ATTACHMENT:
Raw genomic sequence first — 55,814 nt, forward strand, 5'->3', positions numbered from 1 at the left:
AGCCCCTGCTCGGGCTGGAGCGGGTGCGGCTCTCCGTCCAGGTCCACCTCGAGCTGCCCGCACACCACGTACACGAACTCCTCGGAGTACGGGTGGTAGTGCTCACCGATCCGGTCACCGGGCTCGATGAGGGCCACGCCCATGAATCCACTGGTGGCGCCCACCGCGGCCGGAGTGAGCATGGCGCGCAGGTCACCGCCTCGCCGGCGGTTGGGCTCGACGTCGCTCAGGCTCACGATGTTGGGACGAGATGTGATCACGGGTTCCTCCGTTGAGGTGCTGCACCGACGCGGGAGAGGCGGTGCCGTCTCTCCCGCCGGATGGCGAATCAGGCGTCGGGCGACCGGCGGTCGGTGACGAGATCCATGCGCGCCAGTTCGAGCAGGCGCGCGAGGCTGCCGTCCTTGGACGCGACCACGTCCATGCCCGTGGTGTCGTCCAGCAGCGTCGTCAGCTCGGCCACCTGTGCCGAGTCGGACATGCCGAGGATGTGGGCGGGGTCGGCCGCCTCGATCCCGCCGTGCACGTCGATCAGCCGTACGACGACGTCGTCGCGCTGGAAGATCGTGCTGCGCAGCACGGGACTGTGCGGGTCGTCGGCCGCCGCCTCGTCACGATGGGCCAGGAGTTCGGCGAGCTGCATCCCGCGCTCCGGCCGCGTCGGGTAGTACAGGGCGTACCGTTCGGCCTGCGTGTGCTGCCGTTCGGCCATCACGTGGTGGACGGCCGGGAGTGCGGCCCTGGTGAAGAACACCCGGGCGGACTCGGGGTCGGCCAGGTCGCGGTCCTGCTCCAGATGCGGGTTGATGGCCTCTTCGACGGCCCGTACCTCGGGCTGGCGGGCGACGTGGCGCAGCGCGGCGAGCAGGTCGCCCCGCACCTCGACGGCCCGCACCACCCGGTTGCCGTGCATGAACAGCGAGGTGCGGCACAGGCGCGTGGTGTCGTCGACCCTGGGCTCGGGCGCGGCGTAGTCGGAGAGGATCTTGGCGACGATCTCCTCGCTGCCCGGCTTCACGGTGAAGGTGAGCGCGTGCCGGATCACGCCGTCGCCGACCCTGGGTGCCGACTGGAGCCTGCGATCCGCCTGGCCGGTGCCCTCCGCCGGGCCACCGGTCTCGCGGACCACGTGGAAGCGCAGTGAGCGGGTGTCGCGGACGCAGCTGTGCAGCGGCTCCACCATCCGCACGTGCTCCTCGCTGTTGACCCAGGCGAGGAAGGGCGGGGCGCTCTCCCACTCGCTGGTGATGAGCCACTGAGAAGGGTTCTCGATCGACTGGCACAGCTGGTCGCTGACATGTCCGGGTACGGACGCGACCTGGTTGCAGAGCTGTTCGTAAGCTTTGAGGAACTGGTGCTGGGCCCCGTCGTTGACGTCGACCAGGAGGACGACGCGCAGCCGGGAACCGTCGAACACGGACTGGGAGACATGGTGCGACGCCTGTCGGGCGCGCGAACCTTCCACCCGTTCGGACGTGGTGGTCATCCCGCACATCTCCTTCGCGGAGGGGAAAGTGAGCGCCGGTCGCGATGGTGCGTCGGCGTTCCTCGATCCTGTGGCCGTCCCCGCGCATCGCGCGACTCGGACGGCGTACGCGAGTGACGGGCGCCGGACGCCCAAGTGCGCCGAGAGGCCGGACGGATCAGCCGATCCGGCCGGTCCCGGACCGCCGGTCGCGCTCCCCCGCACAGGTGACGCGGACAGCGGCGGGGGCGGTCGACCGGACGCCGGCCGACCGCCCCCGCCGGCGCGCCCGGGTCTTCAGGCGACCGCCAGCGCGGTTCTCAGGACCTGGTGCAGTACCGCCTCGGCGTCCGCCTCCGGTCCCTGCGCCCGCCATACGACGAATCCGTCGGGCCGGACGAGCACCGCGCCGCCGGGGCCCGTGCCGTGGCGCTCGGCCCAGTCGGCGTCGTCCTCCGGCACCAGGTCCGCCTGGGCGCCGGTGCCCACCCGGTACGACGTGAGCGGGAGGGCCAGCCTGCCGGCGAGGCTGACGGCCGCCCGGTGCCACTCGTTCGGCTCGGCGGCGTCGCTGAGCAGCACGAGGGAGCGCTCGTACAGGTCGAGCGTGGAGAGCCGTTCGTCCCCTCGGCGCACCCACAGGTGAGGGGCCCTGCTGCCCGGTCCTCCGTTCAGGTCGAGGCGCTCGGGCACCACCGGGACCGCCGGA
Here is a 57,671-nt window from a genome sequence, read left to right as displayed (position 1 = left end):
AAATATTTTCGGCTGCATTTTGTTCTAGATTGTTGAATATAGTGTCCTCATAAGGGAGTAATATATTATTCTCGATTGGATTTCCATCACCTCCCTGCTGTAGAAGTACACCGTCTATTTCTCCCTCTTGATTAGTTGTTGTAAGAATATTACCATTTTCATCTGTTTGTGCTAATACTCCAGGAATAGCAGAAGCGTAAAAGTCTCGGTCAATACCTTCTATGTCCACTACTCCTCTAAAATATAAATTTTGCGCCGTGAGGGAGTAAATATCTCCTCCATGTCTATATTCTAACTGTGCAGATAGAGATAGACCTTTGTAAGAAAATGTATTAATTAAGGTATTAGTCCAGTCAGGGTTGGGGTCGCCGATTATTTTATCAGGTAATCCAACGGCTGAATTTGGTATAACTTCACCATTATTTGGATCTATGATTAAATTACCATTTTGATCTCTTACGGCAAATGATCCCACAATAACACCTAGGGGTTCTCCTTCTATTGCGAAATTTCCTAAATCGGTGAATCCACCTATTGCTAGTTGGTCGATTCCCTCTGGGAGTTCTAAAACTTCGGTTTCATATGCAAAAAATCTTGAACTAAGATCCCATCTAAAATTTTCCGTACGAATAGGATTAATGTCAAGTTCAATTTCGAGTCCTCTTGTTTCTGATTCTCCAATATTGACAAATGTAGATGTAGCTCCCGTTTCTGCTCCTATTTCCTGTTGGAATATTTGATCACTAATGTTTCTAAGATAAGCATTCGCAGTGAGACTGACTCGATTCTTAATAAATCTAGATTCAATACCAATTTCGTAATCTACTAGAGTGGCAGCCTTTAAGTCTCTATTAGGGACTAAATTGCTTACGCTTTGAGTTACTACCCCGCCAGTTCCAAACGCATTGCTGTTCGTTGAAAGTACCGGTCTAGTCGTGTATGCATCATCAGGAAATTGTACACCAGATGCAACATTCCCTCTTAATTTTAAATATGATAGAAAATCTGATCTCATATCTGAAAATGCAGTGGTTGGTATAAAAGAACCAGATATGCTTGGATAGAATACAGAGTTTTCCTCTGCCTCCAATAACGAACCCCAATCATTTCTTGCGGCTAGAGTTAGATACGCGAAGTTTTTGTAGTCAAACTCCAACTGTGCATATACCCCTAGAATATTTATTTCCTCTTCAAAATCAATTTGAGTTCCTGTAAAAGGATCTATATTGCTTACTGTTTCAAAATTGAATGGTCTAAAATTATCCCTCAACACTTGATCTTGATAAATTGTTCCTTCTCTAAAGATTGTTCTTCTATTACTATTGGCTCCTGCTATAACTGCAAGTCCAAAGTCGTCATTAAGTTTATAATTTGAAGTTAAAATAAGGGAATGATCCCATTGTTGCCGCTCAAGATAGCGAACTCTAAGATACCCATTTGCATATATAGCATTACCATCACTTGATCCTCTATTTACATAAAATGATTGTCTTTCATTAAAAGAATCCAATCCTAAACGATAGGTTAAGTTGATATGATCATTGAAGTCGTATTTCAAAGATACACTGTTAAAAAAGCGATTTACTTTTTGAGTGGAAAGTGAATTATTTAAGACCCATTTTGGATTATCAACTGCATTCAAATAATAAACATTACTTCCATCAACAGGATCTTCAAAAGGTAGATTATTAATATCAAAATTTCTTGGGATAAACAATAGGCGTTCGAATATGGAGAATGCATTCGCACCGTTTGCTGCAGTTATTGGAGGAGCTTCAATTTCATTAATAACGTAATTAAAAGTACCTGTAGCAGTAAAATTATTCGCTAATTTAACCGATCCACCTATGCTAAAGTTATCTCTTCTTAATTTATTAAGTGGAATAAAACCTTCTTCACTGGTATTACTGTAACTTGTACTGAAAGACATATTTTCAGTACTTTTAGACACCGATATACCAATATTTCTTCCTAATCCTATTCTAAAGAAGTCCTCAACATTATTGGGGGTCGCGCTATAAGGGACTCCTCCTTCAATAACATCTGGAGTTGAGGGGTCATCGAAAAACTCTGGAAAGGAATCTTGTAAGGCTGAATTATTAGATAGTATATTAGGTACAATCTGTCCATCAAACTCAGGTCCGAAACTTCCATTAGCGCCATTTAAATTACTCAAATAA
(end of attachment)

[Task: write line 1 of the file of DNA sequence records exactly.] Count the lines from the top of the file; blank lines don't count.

Raw genomic sequence first — 55,814 nt, forward strand, 5'->3', positions numbered from 1 at the left: